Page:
Five Freedoms for America’s Children

20 mins read

Late last week Senator Casey unveiled his new legislative initiative, the Five Freedoms for America’s Children.  It is an ambitious proposal, outlining a collection of policy goals and legislative proposals to make sure that every child in the United States is provided with a safe, nurturing and secure start to life.  This plan is meticulously researched, and because of that it is quite lengthy. Below you will find a detailed recap of Casey’s outline for how politicians of today can build a system to benefit the children of future generations. Any quotes noted below are from the plan proposal on Senator Casey’s website, unless otherwise indicated.


In 1941, President Franklin D. Roosevelt delivered an annual address that has come to be known as the Four Freedoms speech. The centerpiece of that speech was this passage:

In the future days, which we seek to make secure, we look forward to a world founded upon four essential human freedoms. The first is freedom of speech and expression – everywhere in the world. The second is freedoms of every person to worship god in his own way – everywhere in the world. The third is freedom from want…everywhere in the world. The fourth is freedom from fear…anywhere in the world. That is no vision of a distant millennium. It is a definite basis for a kind of world attainable in our own time and generation.

Senator Casey grounded his Five Freedoms for America’s Children on the goals outlined by President Roosevelt, but he also noted that he was inspired by a passage of writing from his father, the late Pennsylvania Governor Bob Casey.  Governor Casey wrote:

Only government, when all else fails, can safeguard the vulnerable and powerless. When it renegs [sic] on that obligation, freedom becomes a hollow word. A hard-working person unable to find work and support his or her family is not free. A person for whom sickness means financial ruin, with no health insurance to soften the blow, is not free. A malnourished child, an uneducated child, a child trapped in foster care – these children are not free. And without a few breaks along the way from government, such children in most cases will never be truly free.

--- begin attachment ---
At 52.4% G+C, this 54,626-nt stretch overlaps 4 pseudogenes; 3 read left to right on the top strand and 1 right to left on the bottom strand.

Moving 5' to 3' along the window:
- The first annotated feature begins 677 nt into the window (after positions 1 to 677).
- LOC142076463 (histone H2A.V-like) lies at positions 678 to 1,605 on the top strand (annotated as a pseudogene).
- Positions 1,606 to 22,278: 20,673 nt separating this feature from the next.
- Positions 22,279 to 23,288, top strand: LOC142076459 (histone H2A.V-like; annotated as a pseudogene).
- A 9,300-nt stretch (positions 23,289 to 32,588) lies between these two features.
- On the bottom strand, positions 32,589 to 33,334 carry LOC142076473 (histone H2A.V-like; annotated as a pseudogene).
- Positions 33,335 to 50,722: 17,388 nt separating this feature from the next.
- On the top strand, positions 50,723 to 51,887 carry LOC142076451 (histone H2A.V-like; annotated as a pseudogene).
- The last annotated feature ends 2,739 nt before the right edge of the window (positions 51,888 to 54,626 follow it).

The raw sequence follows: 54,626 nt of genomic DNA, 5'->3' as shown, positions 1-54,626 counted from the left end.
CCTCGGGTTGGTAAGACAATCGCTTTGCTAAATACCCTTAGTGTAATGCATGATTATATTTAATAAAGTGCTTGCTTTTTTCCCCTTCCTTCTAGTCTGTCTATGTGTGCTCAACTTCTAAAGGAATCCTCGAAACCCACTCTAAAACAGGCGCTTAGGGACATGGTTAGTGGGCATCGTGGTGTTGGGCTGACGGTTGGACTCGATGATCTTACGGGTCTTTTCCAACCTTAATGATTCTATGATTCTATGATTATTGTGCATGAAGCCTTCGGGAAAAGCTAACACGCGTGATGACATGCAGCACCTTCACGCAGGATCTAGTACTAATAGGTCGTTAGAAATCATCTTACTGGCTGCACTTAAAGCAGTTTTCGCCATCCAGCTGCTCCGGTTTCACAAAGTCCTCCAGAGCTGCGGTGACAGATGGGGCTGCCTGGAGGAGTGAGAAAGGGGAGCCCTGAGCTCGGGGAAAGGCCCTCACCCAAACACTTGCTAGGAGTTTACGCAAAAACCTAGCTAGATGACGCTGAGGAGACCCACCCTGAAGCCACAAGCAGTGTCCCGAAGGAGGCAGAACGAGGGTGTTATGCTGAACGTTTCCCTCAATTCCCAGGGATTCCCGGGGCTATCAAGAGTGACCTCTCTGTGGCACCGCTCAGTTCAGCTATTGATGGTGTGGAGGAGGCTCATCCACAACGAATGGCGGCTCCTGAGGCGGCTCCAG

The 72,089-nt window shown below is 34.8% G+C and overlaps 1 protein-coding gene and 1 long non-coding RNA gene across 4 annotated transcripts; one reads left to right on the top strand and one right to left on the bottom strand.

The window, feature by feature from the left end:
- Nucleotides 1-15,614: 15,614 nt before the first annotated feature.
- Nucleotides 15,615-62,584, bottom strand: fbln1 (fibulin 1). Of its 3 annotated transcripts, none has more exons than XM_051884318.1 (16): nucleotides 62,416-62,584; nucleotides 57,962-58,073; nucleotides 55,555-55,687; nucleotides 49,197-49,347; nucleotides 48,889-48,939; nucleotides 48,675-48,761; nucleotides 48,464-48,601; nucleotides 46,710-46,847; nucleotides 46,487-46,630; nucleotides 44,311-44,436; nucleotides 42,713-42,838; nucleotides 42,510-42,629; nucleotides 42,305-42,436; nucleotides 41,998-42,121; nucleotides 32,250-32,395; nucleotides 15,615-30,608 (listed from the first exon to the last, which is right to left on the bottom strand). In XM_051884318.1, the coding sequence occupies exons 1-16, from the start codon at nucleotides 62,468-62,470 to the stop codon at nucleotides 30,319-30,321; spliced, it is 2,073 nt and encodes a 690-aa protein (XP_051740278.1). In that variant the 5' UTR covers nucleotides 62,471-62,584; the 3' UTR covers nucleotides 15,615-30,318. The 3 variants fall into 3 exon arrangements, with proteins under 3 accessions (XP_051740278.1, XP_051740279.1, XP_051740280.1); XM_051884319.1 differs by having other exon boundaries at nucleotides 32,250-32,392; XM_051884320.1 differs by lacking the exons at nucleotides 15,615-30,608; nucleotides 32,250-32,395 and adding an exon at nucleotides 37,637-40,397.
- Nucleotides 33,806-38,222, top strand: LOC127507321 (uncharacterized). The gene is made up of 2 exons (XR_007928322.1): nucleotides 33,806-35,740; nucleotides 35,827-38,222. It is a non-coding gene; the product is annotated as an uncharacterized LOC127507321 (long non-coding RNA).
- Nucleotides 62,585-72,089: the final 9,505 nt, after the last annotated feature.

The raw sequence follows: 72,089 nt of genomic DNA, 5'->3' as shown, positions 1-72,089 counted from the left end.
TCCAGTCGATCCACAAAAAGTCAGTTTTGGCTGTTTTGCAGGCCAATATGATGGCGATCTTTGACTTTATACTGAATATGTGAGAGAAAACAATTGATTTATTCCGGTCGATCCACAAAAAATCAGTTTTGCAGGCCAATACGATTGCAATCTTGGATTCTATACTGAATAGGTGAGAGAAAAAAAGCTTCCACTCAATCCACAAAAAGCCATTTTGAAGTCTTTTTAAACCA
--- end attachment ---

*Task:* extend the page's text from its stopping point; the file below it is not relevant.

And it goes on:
The Broad Strokes

Based on those foundational statements, Senator Casey crafted his Five Freedoms for America’s Children.  They are:

  1. The freedom to be healthy
  2. The freedom to be economically secure
  3. The freedom to learn
  4. The freedom from hunger
  5. The freedom to be safe from harm

For each of these freedoms, Senator Casey has provided a set of publicly available research data, the conclusions that he has drawn from that data, and suggestions for policies to be implemented.

Freedom to be Healthy

“All children deserve access to quality health care. Public policy should ensure that children benefit from both preventive health care and the dramatic advances in American medical care.” – Senator Casey

In the documentation portion of the plan, Senator Casey shows that over 4 in 10 American children currently receive health coverage that is either provided by the government (Medicaid, Medicare, VA) or subsidized by government sources (CHIP, ACA Marketplace). But those programs cover less than half of children with disabilities or special health needs, and only cover 8 in 10 children who live in poverty.  And even with these government programs, there are still children in the country who remain uninsured. Even worse, the percentage of children enrolled in some of these critical programs is declining dramatically, as the Trump Administration has continued their attacks on government health care initiatives. The charts below, from Senator Casey’s site, show the decline in coverage, just from 2017 to 2018.